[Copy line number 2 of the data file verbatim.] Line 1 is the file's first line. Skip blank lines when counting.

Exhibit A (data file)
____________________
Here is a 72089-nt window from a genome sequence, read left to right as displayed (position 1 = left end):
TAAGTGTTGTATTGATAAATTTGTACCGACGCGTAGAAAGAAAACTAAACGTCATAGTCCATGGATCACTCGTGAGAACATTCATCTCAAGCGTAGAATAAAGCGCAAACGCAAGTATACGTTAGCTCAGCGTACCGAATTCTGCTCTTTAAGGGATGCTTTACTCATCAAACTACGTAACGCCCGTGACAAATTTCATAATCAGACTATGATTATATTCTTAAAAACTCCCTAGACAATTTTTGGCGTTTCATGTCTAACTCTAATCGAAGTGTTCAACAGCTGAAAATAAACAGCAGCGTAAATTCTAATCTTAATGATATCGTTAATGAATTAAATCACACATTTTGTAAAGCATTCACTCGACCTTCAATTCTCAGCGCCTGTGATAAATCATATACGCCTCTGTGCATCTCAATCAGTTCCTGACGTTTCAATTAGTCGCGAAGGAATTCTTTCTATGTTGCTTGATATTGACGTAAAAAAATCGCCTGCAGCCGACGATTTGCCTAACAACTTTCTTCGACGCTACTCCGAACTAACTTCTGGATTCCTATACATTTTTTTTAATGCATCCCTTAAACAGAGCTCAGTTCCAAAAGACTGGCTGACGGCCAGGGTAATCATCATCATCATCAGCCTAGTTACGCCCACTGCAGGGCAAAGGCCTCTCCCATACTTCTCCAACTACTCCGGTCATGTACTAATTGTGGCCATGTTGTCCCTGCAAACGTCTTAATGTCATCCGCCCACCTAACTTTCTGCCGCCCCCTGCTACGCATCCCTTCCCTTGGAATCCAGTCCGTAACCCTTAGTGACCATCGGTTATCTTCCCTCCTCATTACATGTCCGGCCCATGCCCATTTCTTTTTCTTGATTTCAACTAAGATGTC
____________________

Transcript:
TAAGTGTTGTATTGATAAATTTGTACCGACGCGTAGAAAGAAAACTAAACGTCATAGTCCATGGATCACTCGTGAGAACATTCATCTCAAGCGTAGAATAAAGCGCAAACGCAAGTATACGTTAGCTCAGCGTACCGAATTCTGCTCTTTAAGGGATGCTTTACTCATCAAACTACGTAACGCCCGTGACAAATTTCATAATCAGACTATGATTATATTCTTAAAAACTCCCTAGACAATTTTTGGCGTTTCATGTCTAACTCTAATCGAAGTGTTCAACAGCTGAAAATAAACAGCAGCGTAAATTCTAATCTTAATGATATCGTTAATGAATTAAATCACACATTTTGTAAAGCATTCACTCGACCTTCAATTCTCAGCGCCTGTGATAAATCATATACGCCTCTGTGCATCTCAATCAGTTCCTGACGTTTCAATTAGTCGCGAAGGAATTCTTTCTATGTTGCTTGATATTGACGTAAAAAAATCGCCTGCAGCCGACGATTTGCCTAACAACTTTCTTCGACGCTACTCCGAACTAACTTCTGGATTCCTATACATTTTTTTTAATGCATCCCTTAAACAGAGCTCAGTTCCAAAAGACTGGCTGACGGCCAGGGTAATCATCATCATCATCAGCCTAGTTACGCCCACTGCAGGGCAAAGGCCTCTCCCATACTTCTCCAACTACTCCGGTCATGTACTAATTGTGGCCATGTTGTCCCTGCAAACGTCTTAATGTCATCCGCCCACCTAACTTTCTGCCGCCCCCTGCTACGCATCCCTTCCCTTGGAATCCAGTCCGTAACCCTTAGTGACCATCGGTTATCTTCCCTCCTCATTACATGTCCGGCCCATGCCCATTTCTTTTTCTTGATTTCAACTAAGATGTC